Speaking after a meeting the Nobel Peace Prize laureate in Rangoon yesterday, Mr Cameron said a visit in June would enable the 66-year-old politician to return to her "beloved Oxford", where she took a degree in the late 1960s and where she met her late husband, the academic Michael Aris, who died in 1999.
Ms Suu Kyi, who has spent 15 years under house arrest by the country's military junta, did not quite commit herself to accepting the invitation, saying: "Two years ago, I would have said thank you for the invitation but sorry. Now I am able to say – perhaps. That is great progress."
For many years, the pro- democracy leader has lived under the threat that if she ever left her homeland, she would not be allowed back.
Burma, a British colony until 1948, has been ruled for almost half a century by a military junta, which has wielded absolute power and stifled almost all dissent. The EU, US and other nations have imposed trade and other sanctions.
However, last year the installation of a military-backed, nominally civilian government, which has introduced a series of reforms, including the release of hundreds of political prisoners, has led to speculation that decades of international isolation could be coming to an end.
During his historic visit – the first of any UK premier for 60 years – Mr Cameron said: "It is right to suspend the sanctions that are against Burma – to suspend them, not to lift them and obviously not to include the arms embargo – because it's important to send a signal that we want to help see the changes that can bring the growth of freedom and human rights."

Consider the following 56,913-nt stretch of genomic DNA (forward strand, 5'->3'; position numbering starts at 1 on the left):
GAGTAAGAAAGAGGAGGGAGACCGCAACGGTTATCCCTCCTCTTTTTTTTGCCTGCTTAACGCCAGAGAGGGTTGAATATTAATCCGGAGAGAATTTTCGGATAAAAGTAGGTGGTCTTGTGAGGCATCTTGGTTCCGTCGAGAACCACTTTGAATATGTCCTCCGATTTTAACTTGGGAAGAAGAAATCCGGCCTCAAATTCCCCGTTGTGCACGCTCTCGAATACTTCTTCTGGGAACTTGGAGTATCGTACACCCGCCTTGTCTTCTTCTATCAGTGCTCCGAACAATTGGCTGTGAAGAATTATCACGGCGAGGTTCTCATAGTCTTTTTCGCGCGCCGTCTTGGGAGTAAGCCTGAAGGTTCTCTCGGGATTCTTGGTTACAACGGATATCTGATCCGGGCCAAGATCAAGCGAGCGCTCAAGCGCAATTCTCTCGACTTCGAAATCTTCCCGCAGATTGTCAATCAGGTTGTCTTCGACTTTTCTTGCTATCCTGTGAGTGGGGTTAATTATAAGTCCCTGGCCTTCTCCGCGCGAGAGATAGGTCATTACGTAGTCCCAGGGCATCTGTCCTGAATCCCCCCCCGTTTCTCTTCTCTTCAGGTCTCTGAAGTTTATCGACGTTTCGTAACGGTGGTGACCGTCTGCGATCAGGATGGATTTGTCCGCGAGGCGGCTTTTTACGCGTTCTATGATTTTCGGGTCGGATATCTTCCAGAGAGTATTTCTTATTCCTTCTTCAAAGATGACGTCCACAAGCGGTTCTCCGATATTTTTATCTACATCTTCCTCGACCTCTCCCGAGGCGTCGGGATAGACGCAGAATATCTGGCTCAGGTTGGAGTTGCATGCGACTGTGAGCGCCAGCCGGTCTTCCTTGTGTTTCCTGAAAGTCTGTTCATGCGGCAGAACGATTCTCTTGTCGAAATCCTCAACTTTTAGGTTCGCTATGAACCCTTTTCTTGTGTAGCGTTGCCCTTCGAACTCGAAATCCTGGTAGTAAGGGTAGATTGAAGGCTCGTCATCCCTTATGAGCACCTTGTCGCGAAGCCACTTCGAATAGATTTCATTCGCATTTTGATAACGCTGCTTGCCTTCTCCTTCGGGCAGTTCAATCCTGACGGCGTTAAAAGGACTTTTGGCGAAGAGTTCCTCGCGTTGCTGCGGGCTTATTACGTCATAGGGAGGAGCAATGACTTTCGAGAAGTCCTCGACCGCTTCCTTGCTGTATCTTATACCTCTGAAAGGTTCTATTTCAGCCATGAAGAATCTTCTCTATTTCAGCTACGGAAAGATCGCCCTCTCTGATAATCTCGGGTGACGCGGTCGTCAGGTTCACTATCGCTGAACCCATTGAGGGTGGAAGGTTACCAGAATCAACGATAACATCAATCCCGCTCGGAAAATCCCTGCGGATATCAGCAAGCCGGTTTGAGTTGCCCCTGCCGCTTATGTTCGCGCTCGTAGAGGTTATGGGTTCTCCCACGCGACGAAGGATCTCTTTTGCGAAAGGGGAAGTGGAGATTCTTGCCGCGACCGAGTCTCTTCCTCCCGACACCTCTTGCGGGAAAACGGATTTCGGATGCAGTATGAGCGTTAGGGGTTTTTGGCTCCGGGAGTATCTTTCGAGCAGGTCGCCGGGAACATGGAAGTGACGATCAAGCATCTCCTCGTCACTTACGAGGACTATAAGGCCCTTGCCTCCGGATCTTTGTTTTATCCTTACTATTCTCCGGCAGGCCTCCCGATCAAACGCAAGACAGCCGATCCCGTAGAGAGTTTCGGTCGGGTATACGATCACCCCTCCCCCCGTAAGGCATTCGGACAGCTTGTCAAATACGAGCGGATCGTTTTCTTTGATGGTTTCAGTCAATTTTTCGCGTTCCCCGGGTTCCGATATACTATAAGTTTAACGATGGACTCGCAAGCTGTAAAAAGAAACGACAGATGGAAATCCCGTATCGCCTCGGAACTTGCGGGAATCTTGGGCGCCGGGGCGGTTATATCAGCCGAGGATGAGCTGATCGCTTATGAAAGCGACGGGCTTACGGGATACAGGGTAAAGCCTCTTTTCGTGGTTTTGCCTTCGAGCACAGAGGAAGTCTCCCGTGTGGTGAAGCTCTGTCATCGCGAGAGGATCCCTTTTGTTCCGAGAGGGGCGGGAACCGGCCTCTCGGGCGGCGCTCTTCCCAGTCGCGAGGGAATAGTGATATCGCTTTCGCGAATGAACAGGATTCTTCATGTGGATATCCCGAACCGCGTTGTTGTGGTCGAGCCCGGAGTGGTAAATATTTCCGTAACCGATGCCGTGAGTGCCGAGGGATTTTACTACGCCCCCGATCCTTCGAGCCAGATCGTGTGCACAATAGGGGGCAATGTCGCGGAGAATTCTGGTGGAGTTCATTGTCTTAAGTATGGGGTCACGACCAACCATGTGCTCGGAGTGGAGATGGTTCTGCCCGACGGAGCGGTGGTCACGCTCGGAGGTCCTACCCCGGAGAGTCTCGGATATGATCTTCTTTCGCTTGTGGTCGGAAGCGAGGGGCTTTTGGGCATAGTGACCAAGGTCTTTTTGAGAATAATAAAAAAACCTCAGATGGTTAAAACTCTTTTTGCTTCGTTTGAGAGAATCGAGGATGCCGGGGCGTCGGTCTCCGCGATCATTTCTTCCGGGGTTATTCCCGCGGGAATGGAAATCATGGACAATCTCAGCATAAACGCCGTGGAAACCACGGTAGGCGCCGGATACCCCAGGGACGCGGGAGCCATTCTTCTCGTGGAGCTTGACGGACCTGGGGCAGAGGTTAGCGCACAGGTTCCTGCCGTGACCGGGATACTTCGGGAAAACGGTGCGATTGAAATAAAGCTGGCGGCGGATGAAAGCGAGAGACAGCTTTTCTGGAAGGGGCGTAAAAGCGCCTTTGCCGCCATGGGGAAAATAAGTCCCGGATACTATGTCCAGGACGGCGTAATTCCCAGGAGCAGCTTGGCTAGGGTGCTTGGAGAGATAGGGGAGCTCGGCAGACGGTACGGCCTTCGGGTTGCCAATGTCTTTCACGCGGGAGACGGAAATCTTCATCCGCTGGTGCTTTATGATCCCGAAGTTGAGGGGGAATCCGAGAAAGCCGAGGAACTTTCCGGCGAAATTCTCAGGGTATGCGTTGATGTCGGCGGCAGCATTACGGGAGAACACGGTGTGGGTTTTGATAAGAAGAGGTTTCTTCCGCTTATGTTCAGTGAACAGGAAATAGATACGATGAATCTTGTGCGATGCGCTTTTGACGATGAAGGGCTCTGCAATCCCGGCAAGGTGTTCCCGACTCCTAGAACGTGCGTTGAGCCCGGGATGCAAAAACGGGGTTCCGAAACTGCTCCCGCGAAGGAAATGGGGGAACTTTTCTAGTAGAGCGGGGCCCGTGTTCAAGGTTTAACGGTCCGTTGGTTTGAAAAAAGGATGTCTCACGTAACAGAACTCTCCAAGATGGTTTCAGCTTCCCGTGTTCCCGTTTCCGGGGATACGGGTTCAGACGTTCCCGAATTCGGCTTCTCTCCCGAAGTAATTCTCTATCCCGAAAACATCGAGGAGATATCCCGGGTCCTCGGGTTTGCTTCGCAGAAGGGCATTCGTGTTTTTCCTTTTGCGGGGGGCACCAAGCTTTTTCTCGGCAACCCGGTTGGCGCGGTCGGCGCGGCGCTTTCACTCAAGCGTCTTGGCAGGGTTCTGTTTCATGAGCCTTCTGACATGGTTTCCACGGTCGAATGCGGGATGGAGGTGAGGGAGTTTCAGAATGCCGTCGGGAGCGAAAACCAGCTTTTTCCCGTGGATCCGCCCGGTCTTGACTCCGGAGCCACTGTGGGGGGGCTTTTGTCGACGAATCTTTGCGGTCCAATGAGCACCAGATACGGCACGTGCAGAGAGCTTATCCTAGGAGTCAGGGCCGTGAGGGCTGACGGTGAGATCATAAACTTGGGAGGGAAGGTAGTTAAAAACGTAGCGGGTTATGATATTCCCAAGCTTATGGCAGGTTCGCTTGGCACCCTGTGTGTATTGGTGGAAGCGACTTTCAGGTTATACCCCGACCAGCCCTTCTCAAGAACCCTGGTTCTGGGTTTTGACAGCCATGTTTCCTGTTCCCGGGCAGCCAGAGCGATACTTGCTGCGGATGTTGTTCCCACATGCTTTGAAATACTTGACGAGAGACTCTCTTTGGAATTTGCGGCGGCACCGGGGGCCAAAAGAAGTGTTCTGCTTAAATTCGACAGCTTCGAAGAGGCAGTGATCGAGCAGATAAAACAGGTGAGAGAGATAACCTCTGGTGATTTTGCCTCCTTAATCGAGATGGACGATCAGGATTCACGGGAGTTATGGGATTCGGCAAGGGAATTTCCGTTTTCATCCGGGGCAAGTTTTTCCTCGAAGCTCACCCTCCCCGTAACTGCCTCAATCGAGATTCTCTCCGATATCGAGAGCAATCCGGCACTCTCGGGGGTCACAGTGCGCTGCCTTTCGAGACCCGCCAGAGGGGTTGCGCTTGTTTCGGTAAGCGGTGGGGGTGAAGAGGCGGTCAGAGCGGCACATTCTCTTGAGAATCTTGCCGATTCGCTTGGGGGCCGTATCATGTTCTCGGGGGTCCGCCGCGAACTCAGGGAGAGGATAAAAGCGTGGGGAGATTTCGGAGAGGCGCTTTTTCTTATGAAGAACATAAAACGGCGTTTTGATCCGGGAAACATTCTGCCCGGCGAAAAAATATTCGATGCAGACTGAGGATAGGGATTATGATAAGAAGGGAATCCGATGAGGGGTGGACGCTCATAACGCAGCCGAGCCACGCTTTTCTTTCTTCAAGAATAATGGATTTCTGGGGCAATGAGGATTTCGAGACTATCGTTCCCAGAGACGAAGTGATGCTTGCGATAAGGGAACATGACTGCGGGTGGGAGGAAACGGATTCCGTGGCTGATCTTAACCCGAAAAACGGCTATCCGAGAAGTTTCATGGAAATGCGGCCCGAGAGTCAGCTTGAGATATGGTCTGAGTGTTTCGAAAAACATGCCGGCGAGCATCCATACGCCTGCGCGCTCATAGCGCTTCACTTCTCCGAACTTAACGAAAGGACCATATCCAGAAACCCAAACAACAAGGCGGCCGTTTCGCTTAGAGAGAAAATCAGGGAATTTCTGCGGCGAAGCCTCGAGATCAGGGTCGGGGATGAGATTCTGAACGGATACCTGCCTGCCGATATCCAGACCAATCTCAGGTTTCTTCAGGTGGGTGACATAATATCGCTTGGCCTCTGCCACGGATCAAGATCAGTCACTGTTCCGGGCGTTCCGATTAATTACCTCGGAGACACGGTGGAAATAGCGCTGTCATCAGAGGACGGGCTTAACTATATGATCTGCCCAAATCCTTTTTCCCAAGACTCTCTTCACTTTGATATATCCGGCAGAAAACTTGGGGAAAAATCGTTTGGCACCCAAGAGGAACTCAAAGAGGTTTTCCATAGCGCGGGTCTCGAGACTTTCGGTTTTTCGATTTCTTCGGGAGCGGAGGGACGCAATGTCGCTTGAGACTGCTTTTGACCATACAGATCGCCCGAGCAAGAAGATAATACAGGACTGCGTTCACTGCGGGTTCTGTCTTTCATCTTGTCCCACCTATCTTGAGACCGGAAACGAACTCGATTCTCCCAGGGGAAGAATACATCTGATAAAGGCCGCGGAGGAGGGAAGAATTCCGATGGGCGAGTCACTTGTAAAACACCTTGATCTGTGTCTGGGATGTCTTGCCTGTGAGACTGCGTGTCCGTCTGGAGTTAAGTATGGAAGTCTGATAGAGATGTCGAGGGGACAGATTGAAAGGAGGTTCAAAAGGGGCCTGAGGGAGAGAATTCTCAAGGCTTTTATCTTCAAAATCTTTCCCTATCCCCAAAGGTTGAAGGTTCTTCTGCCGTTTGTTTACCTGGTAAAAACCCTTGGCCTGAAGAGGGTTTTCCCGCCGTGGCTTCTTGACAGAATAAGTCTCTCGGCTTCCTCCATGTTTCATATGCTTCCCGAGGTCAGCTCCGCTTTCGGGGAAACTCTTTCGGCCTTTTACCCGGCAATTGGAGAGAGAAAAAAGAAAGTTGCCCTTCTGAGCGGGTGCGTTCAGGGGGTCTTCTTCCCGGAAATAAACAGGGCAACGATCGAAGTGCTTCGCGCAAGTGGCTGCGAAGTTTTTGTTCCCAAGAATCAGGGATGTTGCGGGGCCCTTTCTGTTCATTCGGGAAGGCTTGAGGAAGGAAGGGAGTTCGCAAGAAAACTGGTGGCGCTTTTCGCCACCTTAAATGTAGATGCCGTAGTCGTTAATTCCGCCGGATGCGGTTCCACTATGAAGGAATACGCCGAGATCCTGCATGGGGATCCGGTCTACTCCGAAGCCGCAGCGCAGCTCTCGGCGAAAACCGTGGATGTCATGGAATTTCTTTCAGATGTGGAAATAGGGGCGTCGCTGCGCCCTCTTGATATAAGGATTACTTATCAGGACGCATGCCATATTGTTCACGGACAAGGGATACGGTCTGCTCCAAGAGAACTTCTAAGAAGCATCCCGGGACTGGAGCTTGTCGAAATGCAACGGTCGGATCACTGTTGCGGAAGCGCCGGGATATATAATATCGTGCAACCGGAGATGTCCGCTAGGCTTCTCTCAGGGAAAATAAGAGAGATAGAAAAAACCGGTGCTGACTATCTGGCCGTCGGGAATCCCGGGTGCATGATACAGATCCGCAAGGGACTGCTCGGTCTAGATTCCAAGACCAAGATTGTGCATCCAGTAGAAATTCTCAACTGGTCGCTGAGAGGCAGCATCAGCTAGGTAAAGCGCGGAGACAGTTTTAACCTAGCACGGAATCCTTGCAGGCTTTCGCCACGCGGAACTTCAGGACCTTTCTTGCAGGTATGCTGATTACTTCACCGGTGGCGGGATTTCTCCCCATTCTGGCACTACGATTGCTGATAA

Standing beside Ms Suu Kyi at a joint press conference in the garden of her lakeside villa, the PM, who had earlier met Burmese President Thien Sein in the capital Nay Pyi Taw, added: "Burma shouldn't be as poor as it is, it shouldn't have suffered under dictatorship for as long as it has, and things don't have to be that way.
"There is the real prospect of change and I'm very much committed to working with you in trying to help make sure that your country makes those changes."
Mr Cameron stressed that the West had to be cautious, needing to know the reform process was irreversible. "All courses of action are full of risk but this is the right step. We are not starry-eyed or credulous about this. We know what a long, hard road needs to be travelled between now and 2015," he added.
In two weeks' time, EU foreign ministers will discuss policy towards Burma; sanctions are due to expire on April 30 unless they choose to renew them.
Ms Suu Kyi made it clear she supported the suspension of the sanctions as this would acknowledge the changes the president and his colleagues had begun.
She described it as a "calculated risk".
However, she also stressed: "It would also make it quite clear to those who are against reform that should they try to obstruct the way of the reformers, then sanctions could come back."
The Burmese opposition leader, whose party won 43 of the 45 recent parliamentary by-elections, paid tribute to the "help friends have given us over these last decades, especially Britain".
She added: "They have always understood our need for democracy, our desire to take our place in the world and the aspirations of our people."